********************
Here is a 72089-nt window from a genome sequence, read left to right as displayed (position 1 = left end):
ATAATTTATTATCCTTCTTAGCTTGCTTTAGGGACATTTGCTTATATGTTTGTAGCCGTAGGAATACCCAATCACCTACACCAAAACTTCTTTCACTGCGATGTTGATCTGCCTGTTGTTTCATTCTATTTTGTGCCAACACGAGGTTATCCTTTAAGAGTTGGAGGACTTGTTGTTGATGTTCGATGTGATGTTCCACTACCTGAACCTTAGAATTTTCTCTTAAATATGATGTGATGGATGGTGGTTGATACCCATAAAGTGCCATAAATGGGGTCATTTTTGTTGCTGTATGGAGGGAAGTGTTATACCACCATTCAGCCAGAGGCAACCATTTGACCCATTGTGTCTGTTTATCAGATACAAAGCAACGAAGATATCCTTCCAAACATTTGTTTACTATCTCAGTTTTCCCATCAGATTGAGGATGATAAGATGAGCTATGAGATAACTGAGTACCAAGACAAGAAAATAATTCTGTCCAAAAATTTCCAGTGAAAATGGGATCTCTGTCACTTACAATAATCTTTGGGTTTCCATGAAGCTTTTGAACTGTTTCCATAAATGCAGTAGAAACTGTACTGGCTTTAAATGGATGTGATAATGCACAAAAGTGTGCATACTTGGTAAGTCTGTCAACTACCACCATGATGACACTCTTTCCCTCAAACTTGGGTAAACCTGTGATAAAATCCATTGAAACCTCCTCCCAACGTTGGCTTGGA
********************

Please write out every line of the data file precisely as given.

Here is a 72089-nt window from a genome sequence, read left to right as displayed (position 1 = left end):
ATAATTTATTATCCTTCTTAGCTTGCTTTAGGGACATTTGCTTATATGTTTGTAGCCGTAGGAATACCCAATCACCTACACCAAAACTTCTTTCACTGCGATGTTGATCTGCCTGTTGTTTCATTCTATTTTGTGCCAACACGAGGTTATCCTTTAAGAGTTGGAGGACTTGTTGTTGATGTTCGATGTGATGTTCCACTACCTGAACCTTAGAATTTTCTCTTAAATATGATGTGATGGATGGTGGTTGATACCCATAAAGTGCCATAAATGGGGTCATTTTTGTTGCTGTATGGAGGGAAGTGTTATACCACCATTCAGCCAGAGGCAACCATTTGACCCATTGTGTCTGTTTATCAGATACAAAGCAACGAAGATATCCTTCCAAACATTTGTTTACTATCTCAGTTTTCCCATCAGATTGAGGATGATAAGATGAGCTATGAGATAACTGAGTACCAAGACAAGAAAATAATTCTGTCCAAAAATTTCCAGTGAAAATGGGATCTCTGTCACTTACAATAATCTTTGGGTTTCCATGAAGCTTTTGAACTGTTTCCATAAATGCAGTAGAAACTGTACTGGCTTTAAATGGATGTGATAATGCACAAAAGTGTGCATACTTGGTAAGTCTGTCAACTACCACCATGATGACACTCTTTCCCTCAAACTTGGGTAAACCTGTGATAAAATCCATTGAAACCTCCTCCCAACGTTGGCTTGGA